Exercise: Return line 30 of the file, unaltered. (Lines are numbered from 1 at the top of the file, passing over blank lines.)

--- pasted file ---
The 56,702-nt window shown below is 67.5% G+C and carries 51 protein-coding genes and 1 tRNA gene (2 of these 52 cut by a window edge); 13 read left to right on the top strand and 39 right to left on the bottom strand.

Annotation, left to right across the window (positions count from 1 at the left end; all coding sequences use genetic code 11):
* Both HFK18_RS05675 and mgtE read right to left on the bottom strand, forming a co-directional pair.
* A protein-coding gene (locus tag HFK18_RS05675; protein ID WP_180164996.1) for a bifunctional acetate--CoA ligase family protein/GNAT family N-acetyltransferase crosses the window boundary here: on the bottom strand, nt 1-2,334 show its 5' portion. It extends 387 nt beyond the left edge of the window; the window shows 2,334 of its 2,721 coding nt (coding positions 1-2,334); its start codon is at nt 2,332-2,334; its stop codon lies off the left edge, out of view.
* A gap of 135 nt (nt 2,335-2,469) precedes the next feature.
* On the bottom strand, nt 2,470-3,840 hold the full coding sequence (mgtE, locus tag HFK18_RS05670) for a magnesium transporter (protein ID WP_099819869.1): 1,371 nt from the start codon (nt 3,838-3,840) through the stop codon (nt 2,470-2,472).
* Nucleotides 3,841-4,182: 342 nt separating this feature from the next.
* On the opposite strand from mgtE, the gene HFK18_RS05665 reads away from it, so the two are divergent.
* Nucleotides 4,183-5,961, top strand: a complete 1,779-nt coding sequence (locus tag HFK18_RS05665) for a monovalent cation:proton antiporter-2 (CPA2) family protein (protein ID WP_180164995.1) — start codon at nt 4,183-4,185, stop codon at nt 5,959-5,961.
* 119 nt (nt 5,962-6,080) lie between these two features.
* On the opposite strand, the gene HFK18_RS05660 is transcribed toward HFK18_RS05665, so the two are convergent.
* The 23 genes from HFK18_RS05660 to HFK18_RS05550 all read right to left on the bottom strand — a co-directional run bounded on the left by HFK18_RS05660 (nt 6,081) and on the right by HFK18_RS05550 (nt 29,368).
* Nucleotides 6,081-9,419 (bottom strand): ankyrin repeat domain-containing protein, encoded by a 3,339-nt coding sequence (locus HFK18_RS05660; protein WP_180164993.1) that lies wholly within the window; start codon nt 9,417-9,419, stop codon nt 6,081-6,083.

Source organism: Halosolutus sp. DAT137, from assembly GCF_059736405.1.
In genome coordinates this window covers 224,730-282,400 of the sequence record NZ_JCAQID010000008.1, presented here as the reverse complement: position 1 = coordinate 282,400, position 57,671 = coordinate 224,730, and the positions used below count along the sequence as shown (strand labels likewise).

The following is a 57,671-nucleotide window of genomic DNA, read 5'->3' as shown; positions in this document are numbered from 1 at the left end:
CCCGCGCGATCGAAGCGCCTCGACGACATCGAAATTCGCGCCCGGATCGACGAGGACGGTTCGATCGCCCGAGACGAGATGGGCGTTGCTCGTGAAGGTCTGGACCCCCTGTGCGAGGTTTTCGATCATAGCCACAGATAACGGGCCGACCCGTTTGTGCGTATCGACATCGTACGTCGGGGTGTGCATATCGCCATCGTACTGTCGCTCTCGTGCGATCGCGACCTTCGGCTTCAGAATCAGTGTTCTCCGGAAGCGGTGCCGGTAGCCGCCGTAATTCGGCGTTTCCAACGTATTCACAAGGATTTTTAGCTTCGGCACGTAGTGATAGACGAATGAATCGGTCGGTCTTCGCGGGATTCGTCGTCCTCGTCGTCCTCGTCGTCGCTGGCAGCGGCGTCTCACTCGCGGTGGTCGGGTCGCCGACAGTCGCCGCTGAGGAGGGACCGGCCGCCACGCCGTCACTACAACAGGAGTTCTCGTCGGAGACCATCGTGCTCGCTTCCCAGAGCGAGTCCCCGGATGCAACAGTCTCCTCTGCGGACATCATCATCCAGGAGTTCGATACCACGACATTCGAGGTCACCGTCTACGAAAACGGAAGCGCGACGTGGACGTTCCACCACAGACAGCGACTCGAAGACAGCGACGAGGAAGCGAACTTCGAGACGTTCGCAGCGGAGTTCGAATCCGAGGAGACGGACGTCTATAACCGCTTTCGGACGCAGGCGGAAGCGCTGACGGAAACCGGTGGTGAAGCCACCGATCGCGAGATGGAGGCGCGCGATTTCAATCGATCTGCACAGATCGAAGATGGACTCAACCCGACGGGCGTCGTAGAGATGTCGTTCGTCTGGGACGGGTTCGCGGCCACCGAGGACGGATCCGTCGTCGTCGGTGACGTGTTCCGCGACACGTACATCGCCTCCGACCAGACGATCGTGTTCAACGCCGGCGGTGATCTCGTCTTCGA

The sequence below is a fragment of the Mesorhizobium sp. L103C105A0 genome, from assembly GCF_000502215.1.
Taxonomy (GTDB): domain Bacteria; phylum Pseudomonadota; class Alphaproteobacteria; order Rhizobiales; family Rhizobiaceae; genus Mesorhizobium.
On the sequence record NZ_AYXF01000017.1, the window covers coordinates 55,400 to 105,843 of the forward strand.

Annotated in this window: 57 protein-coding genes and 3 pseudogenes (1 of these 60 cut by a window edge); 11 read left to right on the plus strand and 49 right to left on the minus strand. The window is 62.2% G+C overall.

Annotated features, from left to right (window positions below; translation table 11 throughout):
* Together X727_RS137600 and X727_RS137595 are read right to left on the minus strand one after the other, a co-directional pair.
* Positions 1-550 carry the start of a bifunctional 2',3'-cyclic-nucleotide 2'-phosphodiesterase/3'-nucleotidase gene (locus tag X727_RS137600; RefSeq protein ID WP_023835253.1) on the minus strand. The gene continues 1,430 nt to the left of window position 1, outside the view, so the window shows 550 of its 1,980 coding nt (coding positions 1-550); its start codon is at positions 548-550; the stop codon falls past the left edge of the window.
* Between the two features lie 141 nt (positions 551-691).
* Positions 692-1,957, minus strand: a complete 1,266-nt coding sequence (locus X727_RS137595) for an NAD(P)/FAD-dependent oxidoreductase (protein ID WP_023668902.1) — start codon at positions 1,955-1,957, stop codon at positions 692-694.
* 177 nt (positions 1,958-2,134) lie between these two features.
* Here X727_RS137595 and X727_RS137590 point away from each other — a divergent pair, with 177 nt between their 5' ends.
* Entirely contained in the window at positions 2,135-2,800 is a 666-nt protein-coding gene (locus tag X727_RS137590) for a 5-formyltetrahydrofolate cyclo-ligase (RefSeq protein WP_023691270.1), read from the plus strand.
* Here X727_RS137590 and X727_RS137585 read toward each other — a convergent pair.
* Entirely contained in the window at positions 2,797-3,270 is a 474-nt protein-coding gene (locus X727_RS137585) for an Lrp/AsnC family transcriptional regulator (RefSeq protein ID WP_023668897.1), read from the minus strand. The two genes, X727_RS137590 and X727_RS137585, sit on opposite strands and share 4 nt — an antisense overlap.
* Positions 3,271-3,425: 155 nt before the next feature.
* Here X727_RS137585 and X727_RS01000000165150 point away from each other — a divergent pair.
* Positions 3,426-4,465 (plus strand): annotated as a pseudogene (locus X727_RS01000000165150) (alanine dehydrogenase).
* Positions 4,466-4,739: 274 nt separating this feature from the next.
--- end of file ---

* Here X727_RS137590 and X727_RS137585 read toward each other — a convergent pair.